2.  Then you’d have to develop a source of fuel and power, and get a supply line going along those new roads you just built.
      3.  Then you’d have to rebuild the water and sewage systems so your team doesn’t get cholera while working.
      4.  Then maybe you could get that demolition going. 
      5.  Oh, and of course, before any of that, you have to get the agreement of the Haitian government, which has been dithering over quite a few western offers of assistance because it wants to control everything (possibly with a view to skimming off a nice little profit).

      One of the reasons things have been slow there is that western agencies are not prepared to hand over control of their money, equipment or resources to the Haitian authorities. Would you?

    • M says:

      07:40am | 12/09/12

      If you aren’t involved in solving an issue, there’s good money to be made in consulting to prolong the issue.

    • groucho says:

      11:41am | 12/09/12

      Hows this for stupidity. The Australian Government-funded aid agency AusAID provided $308,000 for the development of AFL in South Africa, an allocation even the ARL boss described as “weird” given South Africa’s main sports are cricket, soccer and, ironically, rugby, in which the Springboks are world champions. Certainly it appears a weird allocation given that the AFL had an operating profit of $214m last year.

    • tick tock says:

      06:30am | 12/09/12

      Ah Richards as long as you enjoyed your tax payer funded holiday, by the way did you take your partner and have a stop over in LA at our expense also? Who cares about the 200+ people who slept rough on the streets of the Gold Coast last night, but hey they dont matter, the looney left wing UN dont recognise the plight of Aussies doing it tough just like this Government who are spending billions just to look good in their eyes not the public in general.

    • James In Footscray says:

      07:10am | 12/09/12

      Unfortunately the article oversimplifies. Some aid works, and some doesn’t.

      There’s a big difference between disaster relief (like Haiti, where immediate assistance is essential), and longer-term poverty reduction, where there seems to be little to show for trillions of dollars of spending (http://www.nytimes.com/2006/03/19/books/review/19postrel.html?pagewanted=print).

    • Mahhrat says:

      07:23am | 12/09/12

      And all the best to them.

    • marley says:

      07:42am | 12/09/12

      I’m going to toss up an idea here:  why don’t western governments sort out a system for focusing disaster relief on areas with which they have political and economic linkages?  Haiti is a classic case of the Americans and Canadians being the nearest rich countries; both have significant Haitian populations; and both have had long term political and economic involvement in the Caribbean generally.  Canada’s last GG was Haitian in origin.  Why not leave Haiti to the North Americans, and let Australia focus on its own neighbours, be that the Pacific Islands or Indonesea?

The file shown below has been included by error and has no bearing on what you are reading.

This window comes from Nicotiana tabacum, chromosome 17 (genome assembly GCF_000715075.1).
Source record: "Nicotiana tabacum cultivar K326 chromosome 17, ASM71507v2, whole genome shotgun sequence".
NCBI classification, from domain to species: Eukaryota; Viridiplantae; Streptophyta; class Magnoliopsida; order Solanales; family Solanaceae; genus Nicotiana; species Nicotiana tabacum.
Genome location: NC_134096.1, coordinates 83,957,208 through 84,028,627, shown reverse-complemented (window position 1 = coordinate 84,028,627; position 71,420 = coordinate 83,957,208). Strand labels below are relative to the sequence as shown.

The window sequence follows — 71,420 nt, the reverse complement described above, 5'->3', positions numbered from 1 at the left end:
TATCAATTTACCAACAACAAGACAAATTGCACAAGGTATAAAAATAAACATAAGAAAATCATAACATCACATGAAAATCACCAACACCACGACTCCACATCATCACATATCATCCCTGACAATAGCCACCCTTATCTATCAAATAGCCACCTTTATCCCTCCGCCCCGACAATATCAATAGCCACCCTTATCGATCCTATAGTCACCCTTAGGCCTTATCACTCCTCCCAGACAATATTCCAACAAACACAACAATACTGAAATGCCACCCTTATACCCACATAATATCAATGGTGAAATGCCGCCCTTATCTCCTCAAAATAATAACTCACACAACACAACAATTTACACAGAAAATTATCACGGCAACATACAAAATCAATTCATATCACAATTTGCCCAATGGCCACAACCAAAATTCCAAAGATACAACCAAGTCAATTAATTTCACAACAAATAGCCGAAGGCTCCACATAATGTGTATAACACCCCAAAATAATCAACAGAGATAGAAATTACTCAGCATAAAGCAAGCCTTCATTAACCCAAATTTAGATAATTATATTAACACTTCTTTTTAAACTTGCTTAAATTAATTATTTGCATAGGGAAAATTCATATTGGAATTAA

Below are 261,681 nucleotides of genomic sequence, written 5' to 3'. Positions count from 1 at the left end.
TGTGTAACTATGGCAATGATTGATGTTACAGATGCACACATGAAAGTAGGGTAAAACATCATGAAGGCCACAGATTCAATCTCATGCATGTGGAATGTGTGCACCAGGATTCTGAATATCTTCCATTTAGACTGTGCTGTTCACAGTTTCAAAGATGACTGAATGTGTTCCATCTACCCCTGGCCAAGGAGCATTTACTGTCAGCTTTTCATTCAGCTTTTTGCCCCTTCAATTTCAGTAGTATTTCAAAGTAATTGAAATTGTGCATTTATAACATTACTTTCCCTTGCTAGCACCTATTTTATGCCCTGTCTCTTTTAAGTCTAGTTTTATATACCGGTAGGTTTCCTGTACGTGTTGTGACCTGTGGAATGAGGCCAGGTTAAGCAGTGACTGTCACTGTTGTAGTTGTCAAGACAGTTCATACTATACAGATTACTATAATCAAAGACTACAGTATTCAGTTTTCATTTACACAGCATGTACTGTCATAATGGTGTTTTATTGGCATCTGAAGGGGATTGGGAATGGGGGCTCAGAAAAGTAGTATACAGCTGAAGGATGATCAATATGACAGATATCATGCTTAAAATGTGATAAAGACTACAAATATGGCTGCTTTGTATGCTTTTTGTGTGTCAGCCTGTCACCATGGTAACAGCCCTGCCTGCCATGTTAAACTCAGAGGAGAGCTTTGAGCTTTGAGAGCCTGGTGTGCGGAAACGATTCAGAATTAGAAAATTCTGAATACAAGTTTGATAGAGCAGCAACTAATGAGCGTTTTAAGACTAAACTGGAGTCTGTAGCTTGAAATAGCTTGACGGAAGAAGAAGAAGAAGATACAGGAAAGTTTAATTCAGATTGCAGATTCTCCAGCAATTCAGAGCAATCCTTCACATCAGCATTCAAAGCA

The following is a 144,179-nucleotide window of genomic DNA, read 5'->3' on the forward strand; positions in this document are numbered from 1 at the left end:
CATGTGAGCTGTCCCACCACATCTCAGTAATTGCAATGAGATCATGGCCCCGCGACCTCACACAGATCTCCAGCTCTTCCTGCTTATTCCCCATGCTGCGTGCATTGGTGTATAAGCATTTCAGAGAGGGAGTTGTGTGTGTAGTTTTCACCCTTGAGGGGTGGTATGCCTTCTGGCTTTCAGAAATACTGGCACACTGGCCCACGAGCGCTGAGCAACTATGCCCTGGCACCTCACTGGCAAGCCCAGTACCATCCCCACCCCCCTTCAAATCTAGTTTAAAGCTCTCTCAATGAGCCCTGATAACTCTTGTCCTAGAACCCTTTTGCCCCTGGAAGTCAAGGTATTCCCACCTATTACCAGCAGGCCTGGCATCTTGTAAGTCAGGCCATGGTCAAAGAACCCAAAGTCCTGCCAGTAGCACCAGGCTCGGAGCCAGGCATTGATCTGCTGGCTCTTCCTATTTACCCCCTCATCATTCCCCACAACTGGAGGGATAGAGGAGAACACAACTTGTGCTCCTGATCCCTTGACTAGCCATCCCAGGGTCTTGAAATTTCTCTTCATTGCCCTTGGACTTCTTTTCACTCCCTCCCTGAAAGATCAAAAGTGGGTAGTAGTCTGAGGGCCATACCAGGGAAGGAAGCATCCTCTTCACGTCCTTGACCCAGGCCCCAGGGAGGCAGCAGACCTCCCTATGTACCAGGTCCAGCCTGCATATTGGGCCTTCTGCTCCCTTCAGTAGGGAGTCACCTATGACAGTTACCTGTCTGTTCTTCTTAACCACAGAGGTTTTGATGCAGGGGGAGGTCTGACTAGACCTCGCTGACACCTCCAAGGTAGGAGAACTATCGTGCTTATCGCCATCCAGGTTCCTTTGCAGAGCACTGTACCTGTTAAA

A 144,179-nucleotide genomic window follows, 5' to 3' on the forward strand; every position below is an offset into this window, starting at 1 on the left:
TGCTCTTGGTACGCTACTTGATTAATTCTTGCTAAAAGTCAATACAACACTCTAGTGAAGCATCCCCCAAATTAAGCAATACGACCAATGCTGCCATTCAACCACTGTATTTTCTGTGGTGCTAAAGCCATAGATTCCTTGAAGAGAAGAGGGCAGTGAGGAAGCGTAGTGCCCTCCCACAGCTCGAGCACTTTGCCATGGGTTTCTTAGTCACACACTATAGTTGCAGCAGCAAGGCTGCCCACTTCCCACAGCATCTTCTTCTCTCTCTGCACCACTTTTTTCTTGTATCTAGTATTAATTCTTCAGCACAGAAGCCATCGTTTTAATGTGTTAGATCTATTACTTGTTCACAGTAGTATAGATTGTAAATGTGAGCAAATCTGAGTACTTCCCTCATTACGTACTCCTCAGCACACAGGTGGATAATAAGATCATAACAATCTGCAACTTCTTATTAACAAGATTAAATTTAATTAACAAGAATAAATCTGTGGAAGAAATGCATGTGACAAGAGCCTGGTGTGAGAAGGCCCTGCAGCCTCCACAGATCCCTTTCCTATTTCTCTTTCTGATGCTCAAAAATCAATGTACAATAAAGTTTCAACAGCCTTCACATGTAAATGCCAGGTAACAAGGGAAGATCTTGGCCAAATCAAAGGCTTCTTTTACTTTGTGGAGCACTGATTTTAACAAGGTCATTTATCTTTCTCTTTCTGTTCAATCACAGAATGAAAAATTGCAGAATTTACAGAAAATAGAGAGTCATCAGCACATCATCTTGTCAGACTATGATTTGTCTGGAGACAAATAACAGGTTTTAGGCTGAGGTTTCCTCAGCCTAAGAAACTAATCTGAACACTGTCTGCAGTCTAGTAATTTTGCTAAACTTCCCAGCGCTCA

Why use a shotgun approach to aid in general and disaster relief in particular, dispersing small amounts all over the place, when bigger amounts in a few places might actually get more “bang for the buck?”

      Just a thought.

    • Mahhrat says:

      10:14am | 12/09/12

      Gonna go out on a limb and say “Votes”.

    • john of solomon says:

      08:28am | 12/09/12

      I suppose we should be proud of the aid we send to Indonesia as well, after all they do a great job in preventing illegal immigrants from coming to our shores - hahaha

    • A Concerned Citizen says:

      09:27am | 12/09/12

      Just because Indonesia wants to get rid of the asylum seekers just as much as we do, anyone in Indonesia hit by disaster should hardly be made to suffer for that. After all, I thought aid was supposed to help people, not buy favors.

    • M says:

      10:57am | 12/09/12

      @Concerned, aid buys favours as well. We set up schools in indonesia so that the kids might have a chance of learning something that isn’t islamic doctrine. Have a guess at why they’d do that.

    • john of solomon says:

      08:28am | 12/09/12

      I suppose we should be proud of the aid we send to Indonesia as well, after all they do a great job in preventing illegal immigrants from coming to our shores - hahaha

    • colin says:

      09:40am | 12/09/12

      Just think - if we stopped aid payments to the WHOLE world we could put up a 6-metre high electric fence right around Australia…

    • andrew says:

      10:36am | 12/09/12

      and if we just cancelled our signatory status to the convention on refugees we could spend the fence money on something else, as well as the billions each year spent on rescuing and housing asylum seekers!

    • M says:

      10:53am | 12/09/12

      Better spend of money. At least the boats wouldn’t get in.

    • Greg says:

      09:10am | 12/09/12

      Here is one that won’t be popular but we shouldn’t be sending any foreign aid out until everyone in Australia is living above the poverty line and has a roof over their head and a full belly every night.

    • Rose says:

      12:29pm | 12/09/12

      Quite simply one of the most simplistic, ignorant comments I’ve ever read (and on The Punch they’ve been a few).
      Quite often foreign aid is given in order to promote Australia’s interests as well as the interests of the recipient country. Some of it is given in the form of loans, some is given in order to promote regional economic and political stability, some is given with Australian businesses being the ones to attract the most lucrative of the contracts, some is given to boost Australia’s overseas image and some is given because, in times of crisis, it’s the right thing to do.